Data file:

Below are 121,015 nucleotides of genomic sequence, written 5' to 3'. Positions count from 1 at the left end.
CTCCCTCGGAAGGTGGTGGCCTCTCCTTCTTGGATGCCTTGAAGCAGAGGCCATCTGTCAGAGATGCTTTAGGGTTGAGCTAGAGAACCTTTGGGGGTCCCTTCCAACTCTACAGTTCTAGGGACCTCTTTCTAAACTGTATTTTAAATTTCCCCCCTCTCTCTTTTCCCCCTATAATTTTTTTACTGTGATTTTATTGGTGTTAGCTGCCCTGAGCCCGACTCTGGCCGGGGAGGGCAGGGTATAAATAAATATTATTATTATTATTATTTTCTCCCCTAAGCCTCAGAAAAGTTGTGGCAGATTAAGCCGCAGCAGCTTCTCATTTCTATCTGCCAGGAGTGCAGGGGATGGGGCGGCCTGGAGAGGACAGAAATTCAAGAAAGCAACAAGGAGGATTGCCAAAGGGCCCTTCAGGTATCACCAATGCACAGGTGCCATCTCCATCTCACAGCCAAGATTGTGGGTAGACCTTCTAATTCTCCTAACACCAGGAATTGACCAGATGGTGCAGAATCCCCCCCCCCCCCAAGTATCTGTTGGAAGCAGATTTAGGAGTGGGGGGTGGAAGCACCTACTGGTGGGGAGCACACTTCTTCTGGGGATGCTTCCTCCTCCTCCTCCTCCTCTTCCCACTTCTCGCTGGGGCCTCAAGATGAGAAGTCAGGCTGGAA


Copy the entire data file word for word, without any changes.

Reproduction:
Below are 121,015 nucleotides of genomic sequence, written 5' to 3'. Positions count from 1 at the left end.
CTCCCTCGGAAGGTGGTGGCCTCTCCTTCTTGGATGCCTTGAAGCAGAGGCCATCTGTCAGAGATGCTTTAGGGTTGAGCTAGAGAACCTTTGGGGGTCCCTTCCAACTCTACAGTTCTAGGGACCTCTTTCTAAACTGTATTTTAAATTTCCCCCCTCTCTCTTTTCCCCCTATAATTTTTTTACTGTGATTTTATTGGTGTTAGCTGCCCTGAGCCCGACTCTGGCCGGGGAGGGCAGGGTATAAATAAATATTATTATTATTATTATTTTCTCCCCTAAGCCTCAGAAAAGTTGTGGCAGATTAAGCCGCAGCAGCTTCTCATTTCTATCTGCCAGGAGTGCAGGGGATGGGGCGGCCTGGAGAGGACAGAAATTCAAGAAAGCAACAAGGAGGATTGCCAAAGGGCCCTTCAGGTATCACCAATGCACAGGTGCCATCTCCATCTCACAGCCAAGATTGTGGGTAGACCTTCTAATTCTCCTAACACCAGGAATTGACCAGATGGTGCAGAATCCCCCCCCCCCCCAAGTATCTGTTGGAAGCAGATTTAGGAGTGGGGGGTGGAAGCACCTACTGGTGGGGAGCACACTTCTTCTGGGGATGCTTCCTCCTCCTCCTCCTCCTCTTCCCACTTCTCGCTGGGGCCTCAAGATGAGAAGTCAGGCTGGAA